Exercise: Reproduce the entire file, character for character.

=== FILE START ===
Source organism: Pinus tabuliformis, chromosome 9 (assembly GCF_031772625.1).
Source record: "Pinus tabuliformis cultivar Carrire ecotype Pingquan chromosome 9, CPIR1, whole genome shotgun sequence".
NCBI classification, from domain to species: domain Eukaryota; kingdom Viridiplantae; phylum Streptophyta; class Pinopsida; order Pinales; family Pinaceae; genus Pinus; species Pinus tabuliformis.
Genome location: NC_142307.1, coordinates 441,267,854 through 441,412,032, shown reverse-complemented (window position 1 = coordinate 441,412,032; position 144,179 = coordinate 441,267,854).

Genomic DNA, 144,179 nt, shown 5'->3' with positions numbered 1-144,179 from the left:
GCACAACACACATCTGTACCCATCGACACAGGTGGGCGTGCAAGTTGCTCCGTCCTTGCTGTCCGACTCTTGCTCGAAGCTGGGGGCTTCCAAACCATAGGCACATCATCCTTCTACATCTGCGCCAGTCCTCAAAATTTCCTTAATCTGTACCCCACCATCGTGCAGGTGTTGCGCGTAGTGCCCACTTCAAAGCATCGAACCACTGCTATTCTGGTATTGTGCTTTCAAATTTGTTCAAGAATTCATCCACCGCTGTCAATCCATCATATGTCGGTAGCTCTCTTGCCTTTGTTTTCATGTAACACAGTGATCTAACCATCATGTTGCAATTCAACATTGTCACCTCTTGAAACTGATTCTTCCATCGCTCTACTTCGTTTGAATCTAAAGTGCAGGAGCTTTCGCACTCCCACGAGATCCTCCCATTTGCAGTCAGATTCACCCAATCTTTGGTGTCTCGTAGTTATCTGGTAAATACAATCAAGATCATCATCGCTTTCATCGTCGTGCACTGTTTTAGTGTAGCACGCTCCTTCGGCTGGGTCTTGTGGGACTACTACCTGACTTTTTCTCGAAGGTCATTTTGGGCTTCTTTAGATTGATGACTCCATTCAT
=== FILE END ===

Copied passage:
Source organism: Pinus tabuliformis, chromosome 9 (assembly GCF_031772625.1).
Source record: "Pinus tabuliformis cultivar Carrire ecotype Pingquan chromosome 9, CPIR1, whole genome shotgun sequence".
NCBI classification, from domain to species: domain Eukaryota; kingdom Viridiplantae; phylum Streptophyta; class Pinopsida; order Pinales; family Pinaceae; genus Pinus; species Pinus tabuliformis.
Genome location: NC_142307.1, coordinates 441,267,854 through 441,412,032, shown reverse-complemented (window position 1 = coordinate 441,412,032; position 144,179 = coordinate 441,267,854).

Genomic DNA, 144,179 nt, shown 5'->3' with positions numbered 1-144,179 from the left:
GCACAACACACATCTGTACCCATCGACACAGGTGGGCGTGCAAGTTGCTCCGTCCTTGCTGTCCGACTCTTGCTCGAAGCTGGGGGCTTCCAAACCATAGGCACATCATCCTTCTACATCTGCGCCAGTCCTCAAAATTTCCTTAATCTGTACCCCACCATCGTGCAGGTGTTGCGCGTAGTGCCCACTTCAAAGCATCGAACCACTGCTATTCTGGTATTGTGCTTTCAAATTTGTTCAAGAATTCATCCACCGCTGTCAATCCATCATATGTCGGTAGCTCTCTTGCCTTTGTTTTCATGTAACACAGTGATCTAACCATCATGTTGCAATTCAACATTGTCACCTCTTGAAACTGATTCTTCCATCGCTCTACTTCGTTTGAATCTAAAGTGCAGGAGCTTTCGCACTCCCACGAGATCCTCCCATTTGCAGTCAGATTCACCCAATCTTTGGTGTCTCGTAGTTATCTGGTAAATACAATCAAGATCATCATCGCTTTCATCGTCGTGCACTGTTTTAGTGTAGCACGCTCCTTCGGCTGGGTCTTGTGGGACTACTACCTGACTTTTTCTCGAAGGTCATTTTGGGCTTCTTTAGATTGATGACTCCATTCAT